History of Yuba


A Special Report on The History of Traditional Non-Fermented Soyfoods

A Chapter from the Unpublished Manuscript, History of Soybeans and Soyfoods: 1100 B.C. to the 1980s

by William Shurtleff and Akiko Aoyagi

Copyright 2007 Soyinfo Center, Lafayette, California

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When soymilk is gently heated in shallow, open pans at 80-90*C, a cream-yellow, bland-flavored, concentrated protein-lipid surface film (called yuba) gradually forms. The films are successively removed from the soymilk surface using a long skewer, hung to air dry, and marketed as fresh or dried sheets, sticks, or chips, or made into a variety of meatlike textured protein products.

Etymology . Yuba is a Japanese term, derived from Chinese. Prior to 1979 the Wade-Giles system transcribed the Chinese term for yuba from standard Mandarin into English as toufu p'i . After 1979 the pinyin system transcribed it as doufupi . This means "tofu skin or tofu film," namely the film that forms on the soymilk if it cools in the curding vat during the process of making tofu. It is less commonly known as doufu-i ("tofu robes") and youpi ("oil skin"). According to the Pen-chao shih-chien (1695), at that time (and perhaps in former times), this food was most widely called doufu-lao , but was also called doufupi . The character lao refers to either an old woman or a wet nurse. In China, yuba is also very widely sold in V-shaped dry rolls called fuzhu ; fu is the second character in the word tofu and zhu means "bamboo," since each side of the V resembles a bamboo shoot. We might call this form "bamboo yuba."

In the Japanese word yuba, as presently written, the character yu means "hot water" and the ba means "leaf" or "flat thing." The etymology of the present term, however, is both obscure and complex, being intricately linked with the early history of the food itself. Reference to this food first appeared in Japan in the Pen-chao shih-chien ( Honcho Shokukan in Japanese), published in 1695, as noted above. This Chinese book was quite popular in Japan. When the Japanese read the Chinese characters for yuba, doufu-lao , they pronounced them tofu no uba . As stated above, lao or uba means "old woman" or "wet nurse." The next mention of this food was in the Wakan Sanzai Zukai (1711), another book containing strong residual Chinese influence. Here it was referred to as doufupi , the present Chinese term, but interestingly the text notes that "The wrinkled look of the film resembles (the skin of) an old woman." This explanation seems to imply that the earlier term lao or uba was used because of the similarity of yuba and an old woman's face. The term yuba first appeared in 1813 in the Kyonan Rubetsu-shi . This new term's origin was explained as follows:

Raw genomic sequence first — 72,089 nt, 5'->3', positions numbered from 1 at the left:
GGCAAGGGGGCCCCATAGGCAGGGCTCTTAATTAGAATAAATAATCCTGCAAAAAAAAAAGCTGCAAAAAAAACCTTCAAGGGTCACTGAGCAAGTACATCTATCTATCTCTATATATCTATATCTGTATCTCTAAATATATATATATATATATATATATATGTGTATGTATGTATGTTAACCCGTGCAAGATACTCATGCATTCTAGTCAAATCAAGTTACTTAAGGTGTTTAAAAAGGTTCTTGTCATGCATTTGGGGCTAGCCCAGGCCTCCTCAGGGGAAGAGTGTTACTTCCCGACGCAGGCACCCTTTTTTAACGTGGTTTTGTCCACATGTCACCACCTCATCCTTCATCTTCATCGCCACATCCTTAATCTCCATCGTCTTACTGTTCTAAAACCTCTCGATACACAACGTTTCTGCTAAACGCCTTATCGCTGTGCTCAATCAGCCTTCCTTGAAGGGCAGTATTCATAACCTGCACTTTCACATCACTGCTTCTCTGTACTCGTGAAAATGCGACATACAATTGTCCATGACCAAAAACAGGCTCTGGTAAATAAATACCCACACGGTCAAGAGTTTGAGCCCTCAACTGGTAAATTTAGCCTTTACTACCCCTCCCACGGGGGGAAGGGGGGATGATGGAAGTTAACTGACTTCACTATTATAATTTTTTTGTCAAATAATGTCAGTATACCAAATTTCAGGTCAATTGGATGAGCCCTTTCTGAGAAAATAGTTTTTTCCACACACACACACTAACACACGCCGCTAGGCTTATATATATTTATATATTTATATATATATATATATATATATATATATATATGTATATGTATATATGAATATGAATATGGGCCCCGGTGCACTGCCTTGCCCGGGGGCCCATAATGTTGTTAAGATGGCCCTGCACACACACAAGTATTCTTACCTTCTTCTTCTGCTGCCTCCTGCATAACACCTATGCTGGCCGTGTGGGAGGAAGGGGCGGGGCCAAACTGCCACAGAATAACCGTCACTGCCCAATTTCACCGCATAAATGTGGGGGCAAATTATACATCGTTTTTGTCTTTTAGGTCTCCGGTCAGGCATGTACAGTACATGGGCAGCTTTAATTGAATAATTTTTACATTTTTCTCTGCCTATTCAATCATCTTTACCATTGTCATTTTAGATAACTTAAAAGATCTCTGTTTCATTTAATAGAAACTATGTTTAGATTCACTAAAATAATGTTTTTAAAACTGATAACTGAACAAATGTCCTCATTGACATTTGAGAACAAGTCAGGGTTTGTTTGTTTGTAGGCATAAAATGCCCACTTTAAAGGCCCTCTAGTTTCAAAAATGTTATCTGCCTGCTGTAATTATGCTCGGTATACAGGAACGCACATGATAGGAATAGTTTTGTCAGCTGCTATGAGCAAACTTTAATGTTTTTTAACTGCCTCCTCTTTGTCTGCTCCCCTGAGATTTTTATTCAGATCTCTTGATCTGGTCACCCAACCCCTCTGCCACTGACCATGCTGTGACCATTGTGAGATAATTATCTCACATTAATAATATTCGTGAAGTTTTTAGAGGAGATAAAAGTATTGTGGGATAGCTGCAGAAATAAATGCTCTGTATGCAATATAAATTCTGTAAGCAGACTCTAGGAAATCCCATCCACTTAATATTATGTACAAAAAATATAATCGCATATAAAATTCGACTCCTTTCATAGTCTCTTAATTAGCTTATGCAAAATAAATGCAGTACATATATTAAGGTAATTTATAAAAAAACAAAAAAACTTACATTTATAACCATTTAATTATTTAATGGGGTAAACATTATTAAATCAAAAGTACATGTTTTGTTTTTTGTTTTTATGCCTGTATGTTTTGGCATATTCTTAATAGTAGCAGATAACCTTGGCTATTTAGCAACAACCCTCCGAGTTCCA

On Yuden Mountain, a sacred holly mountain in the feudal province of Dewa, there was an inn, Kinshiya Inn, visited by many pilgrims who came to the mountain to pray. The esteemed vegetarian cuisine was prepared by an old woman who was very skilled at making a variety of delicious foods from ground soybeans and soymilk. One of the foods was a thin film, which she fried before seasoning it. Others liked it so much that they began to make it themselves here and there. Sometimes they made it in the shape of bags and squares. In Kyoto, the capital, they used it in vegetarian dishes. Since the new food had been created by the old woman of Yuden Mountain, people named it yuba, where yu is taken from the Yu of Yuden mountain, meaning `hot water' and ba is the character for `old woman.'